Dr. Jane Goodall brings inspirational message of hope to Acadia campus

The Acadia Alumni Association, in partnership with the Acadia Sustainability Office and Acadia University, presented Dr. Jane Goodall, DBE, founder of the Jane Goodall Institute and UN Messenger of Peace, on April 8, 2019 at Festival Theatre in Wolfville.

A packed house listened raptly to Dr. Goodall’s presentation, “Inspiration in Action”, which detailed her time in the forests of Tanzania, armed with little more than a notepad, a pair of binoculars and a dream of living in Africa and observing wildlife. From the moment she witnessed a chimpanzee make a tool to her decision to leave the Gombe forests on a quest to save chimpanzees, her emergence as a prominent activist, conservationist and advocate for the planet and its inhabitants was clear. By sharing her unique life experiences through video, stories and conversation, Dr. Goodall discussed these challenging times and her reasons for hope. 

Dr. Goodall told the crowd that she travels 300 days a year, speaking to groups and organizations, describing how each species on the planet plays a part “in this wonderful tapestry of life.” She offered reasons for hope in troubled times, citing the energy and commitment of people around the world to support sustainability practices; the power of the human brain and its capacity to make conscious decisions; the resilience of nature; social media as a tool to show solidarity; and finally, the indomitability of the human spirit.

She also encouraged audience members to join her Roots and Shoots initiative, which empowers and encourages youth of all ages to pursue their passion, mobilize their peers, and become the leaders the world needs to ensure a better future for people, animals, and the environment.

“Every single day you live,” she said, “you make a difference, and there is hope if we all do our bit.”

Acadia’s Sustainability Coordinator Jodie Noiles organized the event, which was three years in the making, and inspired by her work with Acadia students who care deeply about social and environmental issues such as climate change, conservation and social justice. She thanked Dr. Goodall for visiting Acadia, for sharing her inspirational story and encouraging students to continue doing work that makes a difference on campus, in their communities and around the world.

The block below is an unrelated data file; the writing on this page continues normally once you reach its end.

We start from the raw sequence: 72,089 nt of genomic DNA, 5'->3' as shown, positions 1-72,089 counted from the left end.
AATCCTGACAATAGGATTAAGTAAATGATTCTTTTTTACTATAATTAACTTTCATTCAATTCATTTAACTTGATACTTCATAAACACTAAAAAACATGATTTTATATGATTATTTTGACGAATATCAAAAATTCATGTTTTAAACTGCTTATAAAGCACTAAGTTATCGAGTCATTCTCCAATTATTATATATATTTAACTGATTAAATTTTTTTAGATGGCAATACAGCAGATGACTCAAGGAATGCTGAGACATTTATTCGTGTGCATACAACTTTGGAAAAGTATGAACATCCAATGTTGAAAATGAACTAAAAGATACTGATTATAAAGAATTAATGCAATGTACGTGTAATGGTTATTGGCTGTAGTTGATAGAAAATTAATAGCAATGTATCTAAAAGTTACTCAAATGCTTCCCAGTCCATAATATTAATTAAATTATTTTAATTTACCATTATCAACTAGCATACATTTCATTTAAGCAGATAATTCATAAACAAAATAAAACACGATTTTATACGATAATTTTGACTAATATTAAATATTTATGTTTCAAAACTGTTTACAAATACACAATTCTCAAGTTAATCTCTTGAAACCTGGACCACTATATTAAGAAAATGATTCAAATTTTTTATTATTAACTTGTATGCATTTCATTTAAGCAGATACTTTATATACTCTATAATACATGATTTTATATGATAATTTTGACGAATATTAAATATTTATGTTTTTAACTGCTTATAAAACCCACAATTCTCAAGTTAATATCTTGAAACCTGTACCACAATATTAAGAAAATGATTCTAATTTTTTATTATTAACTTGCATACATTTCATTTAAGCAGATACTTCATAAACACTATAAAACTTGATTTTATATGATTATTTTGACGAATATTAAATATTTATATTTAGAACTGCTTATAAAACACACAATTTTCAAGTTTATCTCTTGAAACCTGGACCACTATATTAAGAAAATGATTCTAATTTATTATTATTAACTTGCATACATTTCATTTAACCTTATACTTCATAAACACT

Students were equally enthusiastic. Samantha Teichman, who is pursuing a degree in Sociology and Women and Gender Studies, said, “it was truly an honour to spend the afternoon listening to Jane Goodall speak about her research. Her presentation was filled with inspiration and hope and, as a young female researcher, I left feeling inspired not only to continue researching, but to pursue activism within my community and create change in our society.”

Co-President of Acadia’s Environmental and Sustainability Studies (ESST) student society Melissa Grandberg said, “Dr. Jane Goodall’s message of hope was exactly what I and many students needed to hear. She acknowledges the many environmental and social issues we are facing and the urgent need for us to take action, but does so in a way that allows room for hope and possibility. Her faith in the power of nature’s resiliency and the ability of individuals and communities to make great change gives us the inspiration to continue to fight the challenging, but necessary battle for a better world.”


The Alumni Association was instrumental in securing Dr. Goodall’s visit by providing timely financial support that enabled her arrival. Association President Ryan Conrod (’06) said, “the Alumni Association was excited about this partnership given Dr. Goodall’s international renown and her steadfast commitment to research, conservation and education. We thought it would be great to have her on campus and knew that the entire Acadia community would be impacted by her presentation.”

The Alumni Association supports many campus events, activities and student financial aid initiatives throughout the year. Conrod says, “we were particularly drawn to this opportunity given the lasting impact an event of this calibre would have on the institution and those who were lucky enough to attend on the 8th. Our Association exists to bring about the unity of Acadia graduates and leverage these strong alumni connections to the betterment of the institution. Supporting Dr. Goodall’s visit to campus to discuss her research and experiences with students, alumni and other community members was a great way for the Alumni Association to promote and support Acadia.

He added, “Dr. Goodall has been recognized across the globe for her research, teaching and activism. It says a lot that Acadia can attract such a prominent figure to campus and I am confident that our worldwide network of alumni recognizes the importance of her presence here. The Association takes a great interest in what is happening at Acadia and is proud to support events like these.”

The Alumni Association Board has also opened a dialogue to explore the possibility of sponsoring future lectures and Conrod hopes that these discussions result in a lasting commitment so that similar events can be hosted on campus.

Pictured in the photo are: third-year student Melissa Grandberg; Sustainability Coordinator Jodie Noiles; Alumni Association President Ryan Conrod (’06); Dr. Jane Goodall; University President Dr. Peter Ricketts; Assistant Professor Dr. Martin Tango; and fourth-year student Sam Teichman. (Photo: Fred Sgambati)

For more information about the Jane Goodall Institute of Canada, visit https://janegoodall.ca/

Written by Fred Sgambati (’83)

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